So we read Luke 2 and when it was over she hugged me and pulled my face close for a kiss. "Thanks for reading that to me mom."




That pretty much says everything about my intellectual and analytical yet believing and faithful firstborn.

She was baptized by her own choice in the Logan Tabernacle on a very cold day in November. She felt sheepish in the white jumpsuit, as did Spouse. But she earnestly listened to the talks on baptism and the Holy Ghost. She was moved by the special music arranged by my sister. And when it came time to go under the water she didn't just go under, she jumped up and went under.

While I helped #1 into her beautiful baptism dress and braided her wet hair, the men in the chapel were anxiously occupied in striving to drain the font.

#1 was truly radiant as she sat to be confirmed and receive the Holy Ghost.

When the baptism was over, people were hungry and it was time to party. My dear father in law treated the entire group to a real fiesta at our favorite mexican joint.

It was a happy, happy day for our family.









Fiesta time!

If you are in any of the photographs below: Thank you for coming and sharing our special day with us!



Wednesday, December 1, 2010

The best laid plans always fail



The plan was to wake up early Sunday morning (4:45 for me) and be pulling out of our driveway by 6:00 am. I had made sack lunches for everyone so we could avoid wasting time (and money) stopping for lunch. The plan was to be in Cache Valley around dinner time, eating a delicious meal my mother would have warm and waiting for us.

The plan was to make this miserable drive as quick as possible.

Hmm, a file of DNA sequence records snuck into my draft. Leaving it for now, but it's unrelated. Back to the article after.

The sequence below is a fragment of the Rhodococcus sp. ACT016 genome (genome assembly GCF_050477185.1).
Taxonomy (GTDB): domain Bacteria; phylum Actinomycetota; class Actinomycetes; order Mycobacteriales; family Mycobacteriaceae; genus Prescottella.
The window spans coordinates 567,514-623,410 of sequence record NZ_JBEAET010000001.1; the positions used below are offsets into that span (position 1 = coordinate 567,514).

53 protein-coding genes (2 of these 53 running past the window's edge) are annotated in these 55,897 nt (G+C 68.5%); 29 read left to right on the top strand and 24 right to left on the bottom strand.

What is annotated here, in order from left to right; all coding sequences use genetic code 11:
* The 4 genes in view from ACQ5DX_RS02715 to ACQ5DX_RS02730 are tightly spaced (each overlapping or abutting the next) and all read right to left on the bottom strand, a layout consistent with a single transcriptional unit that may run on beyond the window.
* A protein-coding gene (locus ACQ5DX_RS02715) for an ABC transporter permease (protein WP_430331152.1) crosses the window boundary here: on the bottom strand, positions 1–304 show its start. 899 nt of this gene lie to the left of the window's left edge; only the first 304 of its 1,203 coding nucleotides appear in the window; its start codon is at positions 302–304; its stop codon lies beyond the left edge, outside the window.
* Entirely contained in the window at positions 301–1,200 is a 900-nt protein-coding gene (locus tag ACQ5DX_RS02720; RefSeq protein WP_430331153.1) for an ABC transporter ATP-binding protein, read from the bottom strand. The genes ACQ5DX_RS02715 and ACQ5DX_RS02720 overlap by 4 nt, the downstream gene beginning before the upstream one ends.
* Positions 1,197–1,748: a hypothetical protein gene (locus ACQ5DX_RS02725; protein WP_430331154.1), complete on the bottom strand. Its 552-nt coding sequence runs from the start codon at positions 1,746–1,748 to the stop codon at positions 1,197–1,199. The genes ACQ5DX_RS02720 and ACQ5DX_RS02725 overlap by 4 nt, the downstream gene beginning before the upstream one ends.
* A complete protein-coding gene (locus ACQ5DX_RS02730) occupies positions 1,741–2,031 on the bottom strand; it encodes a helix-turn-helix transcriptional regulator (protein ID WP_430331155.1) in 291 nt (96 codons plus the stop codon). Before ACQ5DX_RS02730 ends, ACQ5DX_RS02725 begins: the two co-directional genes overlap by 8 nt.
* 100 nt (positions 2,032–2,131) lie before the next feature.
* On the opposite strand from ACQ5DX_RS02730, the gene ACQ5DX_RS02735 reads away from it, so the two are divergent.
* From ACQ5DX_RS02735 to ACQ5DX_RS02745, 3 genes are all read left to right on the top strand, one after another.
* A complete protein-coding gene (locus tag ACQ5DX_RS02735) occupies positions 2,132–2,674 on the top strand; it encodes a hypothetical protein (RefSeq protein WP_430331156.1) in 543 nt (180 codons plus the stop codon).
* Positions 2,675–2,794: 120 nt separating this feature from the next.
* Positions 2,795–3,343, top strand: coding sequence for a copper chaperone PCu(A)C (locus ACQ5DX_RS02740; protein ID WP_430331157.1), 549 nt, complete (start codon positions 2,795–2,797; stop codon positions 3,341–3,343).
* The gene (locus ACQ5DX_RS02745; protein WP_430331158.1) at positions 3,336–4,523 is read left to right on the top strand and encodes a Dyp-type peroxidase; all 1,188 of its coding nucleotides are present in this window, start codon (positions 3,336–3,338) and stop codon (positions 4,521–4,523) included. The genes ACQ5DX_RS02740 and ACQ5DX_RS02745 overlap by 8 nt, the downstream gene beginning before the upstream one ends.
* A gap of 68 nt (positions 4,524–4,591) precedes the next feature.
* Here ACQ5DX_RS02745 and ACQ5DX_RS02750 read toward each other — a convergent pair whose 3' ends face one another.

Nothing went according to plan. Except for me waking up at 4:45 and having lunches ready for everyone. We left our house at 6:50, a little late, but still OK.

It was snowing and blowing hard when we arrived in Flagstaff, but confident and safe in our 4 wheel drive Jeep, we hadn't lost any time.

I passed out our lunches somewhere between Paige and Kanab, feeling good about keeping on the road and not using precious daylight waiting in line at Wendy's.

In Kanab Spouse took over behind the wheel and we immediately drove into the wicked winter storm of the west. There was no warning. Cloudy but dry skies suddenly turned dark and snowy. The snow was piling up fast and there was nary a snow plow on the road.

If we had been the only car traveling that highway we would have been fine, but unfortunately there were about 8,000 semi trucks on that road that had also been caught in the sudden storm and they weren't doing so well. Every corner we turned there was another one stuck on a hill, pulled onto the side of the road or even worse, crashed into the mountain side. We were lucky to break 12 mph.

On one very steep and windy stretch we came upon a semi truck that must have hit some ice and had skidded perpendicular across the highway, blocking all lanes of traffic. We waited on that hill for quite some time before police came and attempted to direct the truck driver to back down that icy, snowy, hill with twenty cars sitting in it's path, all vulnerable to the danger.